Thoughts on the current turmoil gripping Canada

Canada in turmoil

It is with immense sadness that I see every day the disharmony and the tearing apart of Canadian society.

I think the zenith of my despondency came in a recent news broadcast with a Canadian woman vocalizing, and with a placard, saying that she was going to “free Canada”.

Free Canada? Free Canada from what?

Any Canadian can start life by being supervised by a midwife or a doctor from conception to delivery – and this is all for free. Nobody needs fear of starting a family because of lack of money.

The children of such a union are educated for free from kindergarten to Grade 12. Canadians are at liberty to choose a private education or home schooling. Excellent public health and immunization is provided at no cost to the parents.

University or college does carry a fee, but is still partially subsidized by the governments.

Through life medical treatment is affordable — and mostly free. The wait times are difficult to tolerate, but mostly the seriously ill are seen and treated almost right away.

The pandemic of COVID-19 has put much stress on society. The governments are accused of being draconian — of pushing their wills on to the populace.

This is being fueled by a tsunami of disinformation and, quite frankly, lying. Absolute untruths which are proliferating on the internet every day.

I wonder how many protesters have taken advantage of this draconian government’s Canada Emergency Relief Benefit (CERB) and the subsequent Employment Insurance changes and the Canada Recovery Benefit (CRB).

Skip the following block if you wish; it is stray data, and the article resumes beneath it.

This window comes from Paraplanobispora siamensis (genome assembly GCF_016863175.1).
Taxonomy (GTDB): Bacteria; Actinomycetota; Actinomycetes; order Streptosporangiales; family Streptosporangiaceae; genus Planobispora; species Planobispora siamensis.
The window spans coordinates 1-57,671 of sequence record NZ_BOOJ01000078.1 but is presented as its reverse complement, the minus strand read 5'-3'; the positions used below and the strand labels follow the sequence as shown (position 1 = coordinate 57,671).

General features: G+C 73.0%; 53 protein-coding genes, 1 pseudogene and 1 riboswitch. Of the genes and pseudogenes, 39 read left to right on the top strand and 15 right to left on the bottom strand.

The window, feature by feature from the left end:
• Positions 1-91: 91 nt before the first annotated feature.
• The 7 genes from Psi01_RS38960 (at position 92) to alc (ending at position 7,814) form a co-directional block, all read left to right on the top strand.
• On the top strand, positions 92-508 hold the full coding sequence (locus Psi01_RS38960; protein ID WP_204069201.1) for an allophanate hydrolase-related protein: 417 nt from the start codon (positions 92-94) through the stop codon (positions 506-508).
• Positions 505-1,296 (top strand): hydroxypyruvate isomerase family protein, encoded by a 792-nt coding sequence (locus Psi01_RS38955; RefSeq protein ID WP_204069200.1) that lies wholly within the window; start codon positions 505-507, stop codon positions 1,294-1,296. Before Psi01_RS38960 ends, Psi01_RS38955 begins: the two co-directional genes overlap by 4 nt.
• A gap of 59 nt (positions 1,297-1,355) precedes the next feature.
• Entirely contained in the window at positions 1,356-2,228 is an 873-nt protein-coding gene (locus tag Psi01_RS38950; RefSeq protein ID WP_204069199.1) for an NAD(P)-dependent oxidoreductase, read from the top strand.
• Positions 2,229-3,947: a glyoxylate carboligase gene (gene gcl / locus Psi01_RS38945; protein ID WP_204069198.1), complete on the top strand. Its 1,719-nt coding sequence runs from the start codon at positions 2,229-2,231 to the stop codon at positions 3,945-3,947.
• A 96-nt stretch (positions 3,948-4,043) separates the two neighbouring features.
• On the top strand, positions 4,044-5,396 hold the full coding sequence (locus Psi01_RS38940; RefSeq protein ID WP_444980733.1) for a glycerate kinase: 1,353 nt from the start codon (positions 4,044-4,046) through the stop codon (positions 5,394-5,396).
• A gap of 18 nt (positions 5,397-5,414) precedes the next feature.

I further soundly disagree with the often-chanted “it is my body and I can choose what I put into it.” This is not, in fact, true because “my body” may well be transmitting viruses, potentially passing on severe illness or death to those susceptible.

Many protesters want to exercise their “rights and freedoms.” These rights and freedoms have to be balanced by duties and responsibilities.

To put things into perspective, these “draconian measures” are not created by governments. They are public health measures, made by physicians and health-care teams — all of whom are highly trained and knowledgeable.

In British Columbia, we have been fortunate to have a competent and open public health office. I feel that we have been well informed throughout this ordeal — including being told openly and honestly that public health does not have all the answers.

There is no precedent. There is limited data to look back on.

But personally I feel that as public health transparently explain why these measures are needed, and why they are adjusted from time to time, we should all unselfishly comply.

Chris Pengilly is a retired family physician in Saanich on Vancouver Island. This column first appeared the Victoria Times Colonist newspaper.

This article is written by or on behalf of an outsourced columnist and does not necessarily reflect the views of Castanet.

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